“Black and White thinking”
- “When ‘cheese’ is not cheese”
- “Don’t disrespect the Cheddar”
- “We’re a resourceful bunch”
- “Waxing lyrical”
- “What a wonderful world”
Last time around I suggested trumpeting the benefits of the produce we offer, and the importance of conveying its taste and of making each purchase viscerally appealing.
I believe that it’s not helpful to just reel off a list of features, or merely the provenance of a particular cheese. However, at the British Cheese Awards dinner in May, I was told of an unusual query about a cheese on sale at a market. An enthusiastic shopper came up to a cheesemonger, who was featuring a new, Cheddar-style cheese. “But is it badger-friendly?” enquired the customer. I don’t know about you, but I don’t have a list of all the milk producers who supply my cheesemakers, let alone their co-operation in badger-culls (presumably the point of the enquiry). I may be blinkered, but I’d not considered this aspect before and thus, for me, this question would have concerned a feature, while to the enquirer, this was an absolute deal-breaker, and a major benefit.
The following day, during the Young Cheesemonger of the Year competition, I fired questions at the contestants on the cheese board selections that they were proposing – was this cheese made with cow or other milk? Was vegetarian rennet used; the milk unpasteurised? With 100% accuracy they came back with answers and suggested substitutes when I asked for alternatives if the response didn’t suit me. In many shops, such data would be on the display labels, using a simple key, including adherence to organic milk and production. I’d resist adding still more data on badger-friendliness to what is supposed to be a selling tool, unless of course such an enquiry became commonplace.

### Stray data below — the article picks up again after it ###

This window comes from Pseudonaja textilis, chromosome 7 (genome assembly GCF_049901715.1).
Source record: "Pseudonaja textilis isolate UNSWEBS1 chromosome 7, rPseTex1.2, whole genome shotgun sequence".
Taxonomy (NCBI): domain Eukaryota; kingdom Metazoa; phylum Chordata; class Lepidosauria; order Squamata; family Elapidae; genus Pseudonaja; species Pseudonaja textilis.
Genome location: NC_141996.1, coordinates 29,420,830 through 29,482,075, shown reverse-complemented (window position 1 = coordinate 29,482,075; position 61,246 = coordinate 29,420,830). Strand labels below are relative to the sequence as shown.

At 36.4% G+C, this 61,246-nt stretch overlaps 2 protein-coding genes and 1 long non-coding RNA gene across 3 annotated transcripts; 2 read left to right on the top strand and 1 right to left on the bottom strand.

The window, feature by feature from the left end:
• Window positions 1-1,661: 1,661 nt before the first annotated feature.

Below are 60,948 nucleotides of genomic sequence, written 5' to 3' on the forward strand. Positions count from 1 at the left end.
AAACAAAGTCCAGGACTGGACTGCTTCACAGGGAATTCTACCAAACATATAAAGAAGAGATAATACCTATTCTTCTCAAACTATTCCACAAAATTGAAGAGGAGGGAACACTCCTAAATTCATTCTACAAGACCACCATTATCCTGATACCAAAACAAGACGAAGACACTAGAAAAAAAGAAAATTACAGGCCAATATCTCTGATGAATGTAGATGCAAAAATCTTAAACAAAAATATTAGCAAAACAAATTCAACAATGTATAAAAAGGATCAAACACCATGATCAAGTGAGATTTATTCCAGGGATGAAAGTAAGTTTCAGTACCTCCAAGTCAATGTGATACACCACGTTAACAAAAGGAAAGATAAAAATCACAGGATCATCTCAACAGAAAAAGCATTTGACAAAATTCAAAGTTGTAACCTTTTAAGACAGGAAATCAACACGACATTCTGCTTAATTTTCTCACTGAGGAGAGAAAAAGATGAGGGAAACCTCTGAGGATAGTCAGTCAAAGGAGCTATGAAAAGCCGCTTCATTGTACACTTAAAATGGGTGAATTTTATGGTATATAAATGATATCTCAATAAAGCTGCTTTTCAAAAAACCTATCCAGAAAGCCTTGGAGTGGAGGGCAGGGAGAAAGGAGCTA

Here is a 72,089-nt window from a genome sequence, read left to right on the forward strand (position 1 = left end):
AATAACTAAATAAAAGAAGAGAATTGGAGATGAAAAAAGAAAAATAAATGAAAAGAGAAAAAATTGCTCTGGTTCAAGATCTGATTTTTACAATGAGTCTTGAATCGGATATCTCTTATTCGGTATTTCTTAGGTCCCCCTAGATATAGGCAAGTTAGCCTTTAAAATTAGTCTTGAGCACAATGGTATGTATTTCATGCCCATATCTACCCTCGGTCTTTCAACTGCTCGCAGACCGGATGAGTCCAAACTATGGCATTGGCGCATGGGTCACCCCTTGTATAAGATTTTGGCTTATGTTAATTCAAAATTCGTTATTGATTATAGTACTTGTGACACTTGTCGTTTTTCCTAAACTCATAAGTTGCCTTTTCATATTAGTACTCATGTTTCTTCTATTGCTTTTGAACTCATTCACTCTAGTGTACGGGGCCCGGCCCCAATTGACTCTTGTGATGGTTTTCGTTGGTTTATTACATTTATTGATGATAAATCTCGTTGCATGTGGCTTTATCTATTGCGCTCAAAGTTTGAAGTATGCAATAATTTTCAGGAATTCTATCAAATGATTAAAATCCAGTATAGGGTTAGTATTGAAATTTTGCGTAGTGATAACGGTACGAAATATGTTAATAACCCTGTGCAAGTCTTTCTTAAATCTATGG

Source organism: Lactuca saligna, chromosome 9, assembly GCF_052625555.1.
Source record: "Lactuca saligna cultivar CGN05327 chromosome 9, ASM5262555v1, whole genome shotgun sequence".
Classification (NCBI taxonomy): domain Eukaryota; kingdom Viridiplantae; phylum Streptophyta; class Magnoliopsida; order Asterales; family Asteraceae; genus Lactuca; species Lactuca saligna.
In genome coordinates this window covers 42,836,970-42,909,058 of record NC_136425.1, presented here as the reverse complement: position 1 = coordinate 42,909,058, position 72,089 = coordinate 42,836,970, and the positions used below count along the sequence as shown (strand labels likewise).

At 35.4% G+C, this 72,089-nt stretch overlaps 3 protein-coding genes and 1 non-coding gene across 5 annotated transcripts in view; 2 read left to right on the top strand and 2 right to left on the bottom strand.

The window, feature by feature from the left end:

Keeping on top of changing production methods and developments in our cheese stock should be simple, but the lack of direct communication between producer and cheesemonger can stop us being up to date. Wholesale reps sell in new lines and answer questions on them, but how many think to notify existing stockists when changes occur to a cheese? A switch from unpasteurised to pasteurised milk in production will be a reassurance to some shoppers, yet a turn-off to others. A switch from animal to vegetarian rennet will mean that a cheese that was previously verboten to our vegetarian regulars can now be on the menu. So here’s a plea to producers: please try and make sure that such changes are fully communicated to your stockists, however you can – stickers on whole cheeses, building and emailing a database of stockists (some wholesalers won’t cooperate in this), and press releases to magazines such as this. It’s not just to ensure that we are up to date with bland facts, it can increase sales! For the moment, however, don’t feel that you have to let me know about your attitude towards Brock the badger.